VW invests $7.1 billion in North America, targets 55% EV sales by 2030


Volkswagen will invest $7.1 billion in North America over the next five years. The money will fund product line expansion, research and development, and manufacturing. The automaker’s goal is for 55% of U.S. sales to be all-electric by 2030.

The manufacturing investment will allow VW to begin building the ID.4 at its Chattanooga, Tennessee, plant in 2022. The automaker will also build the ID. Buzz in North America from 2024, and an unnamed electric crossover will begin production in the region in 2026.

VW will begin phasing out gasoline vehicle production in North America. It will completely stop offering them in the early 2030s.

The automaker will also invest in its factories in Puebla and Silao in Mexico to give them the capacity to manufacture electric vehicles and their necessary components like electric motors.

VW intends to build a battery cell production plant in the United States. A final decision on this should be made in 2022, according to this announcement.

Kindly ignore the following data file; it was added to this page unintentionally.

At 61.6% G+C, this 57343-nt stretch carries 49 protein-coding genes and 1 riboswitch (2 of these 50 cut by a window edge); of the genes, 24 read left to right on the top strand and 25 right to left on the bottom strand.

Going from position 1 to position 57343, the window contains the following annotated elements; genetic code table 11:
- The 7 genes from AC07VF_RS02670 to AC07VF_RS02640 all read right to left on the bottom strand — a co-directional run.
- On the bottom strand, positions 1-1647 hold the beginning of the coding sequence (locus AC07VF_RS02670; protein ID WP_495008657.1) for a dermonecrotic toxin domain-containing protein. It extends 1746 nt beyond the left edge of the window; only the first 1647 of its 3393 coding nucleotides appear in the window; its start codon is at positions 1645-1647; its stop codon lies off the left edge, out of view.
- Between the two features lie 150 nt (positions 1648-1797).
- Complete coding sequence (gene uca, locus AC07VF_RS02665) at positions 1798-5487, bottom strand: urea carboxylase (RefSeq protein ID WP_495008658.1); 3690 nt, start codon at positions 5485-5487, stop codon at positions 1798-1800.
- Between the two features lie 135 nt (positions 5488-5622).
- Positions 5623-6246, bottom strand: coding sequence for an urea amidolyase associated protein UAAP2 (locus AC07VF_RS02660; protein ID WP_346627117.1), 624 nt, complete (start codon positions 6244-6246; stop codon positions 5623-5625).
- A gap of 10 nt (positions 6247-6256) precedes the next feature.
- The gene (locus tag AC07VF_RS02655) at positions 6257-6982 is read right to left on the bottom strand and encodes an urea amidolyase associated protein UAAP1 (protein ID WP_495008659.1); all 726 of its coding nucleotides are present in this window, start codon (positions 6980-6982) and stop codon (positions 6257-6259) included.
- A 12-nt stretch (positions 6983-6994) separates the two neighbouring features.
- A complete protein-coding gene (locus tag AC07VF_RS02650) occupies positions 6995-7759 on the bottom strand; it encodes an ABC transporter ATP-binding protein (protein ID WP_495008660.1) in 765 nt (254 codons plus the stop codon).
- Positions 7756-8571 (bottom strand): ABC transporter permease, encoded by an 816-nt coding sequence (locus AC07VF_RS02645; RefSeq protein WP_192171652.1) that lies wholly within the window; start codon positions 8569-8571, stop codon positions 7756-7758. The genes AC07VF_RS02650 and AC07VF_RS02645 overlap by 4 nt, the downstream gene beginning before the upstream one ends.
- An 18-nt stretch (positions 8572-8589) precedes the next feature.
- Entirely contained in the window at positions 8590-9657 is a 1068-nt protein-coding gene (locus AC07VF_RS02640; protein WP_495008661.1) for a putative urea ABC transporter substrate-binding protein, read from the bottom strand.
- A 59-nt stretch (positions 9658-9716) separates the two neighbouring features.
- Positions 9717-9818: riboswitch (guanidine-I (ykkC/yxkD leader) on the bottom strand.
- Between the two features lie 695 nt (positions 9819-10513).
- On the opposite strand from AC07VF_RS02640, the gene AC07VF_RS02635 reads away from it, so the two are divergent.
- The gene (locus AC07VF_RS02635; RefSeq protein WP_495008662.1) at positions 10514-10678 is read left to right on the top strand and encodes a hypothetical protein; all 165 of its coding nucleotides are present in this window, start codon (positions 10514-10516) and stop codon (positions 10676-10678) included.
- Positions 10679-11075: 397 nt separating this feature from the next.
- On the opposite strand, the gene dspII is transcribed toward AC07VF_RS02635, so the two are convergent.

In terms of R&D, the engineering and design of the body and interior of vehicles destined for North America will occur in this region by 2030. It will also invest $22 million in a laboratory of battery engineering in Chattanooga where the company will test and validate batteries for models available in North America.

Elsewhere in the world, VW will invest 2 billion euros to build a new plant near its main plant in Wolfsburg, Germany. The site will build the electric model there from its Trinity project. Construction will begin in the spring of 2023. Once complete, the plant will be able to pump a full car in about 10 hours – about half the time of a current product.

There are only a few details available on the Trinity project at this time. According to the plan, it will be capable of Level 4 autonomous driving and will have a new design language for the brand. The first model to use these innovations will have an estimated cost of around €35,000. Charging would be as fast as refueling a combustion engine.


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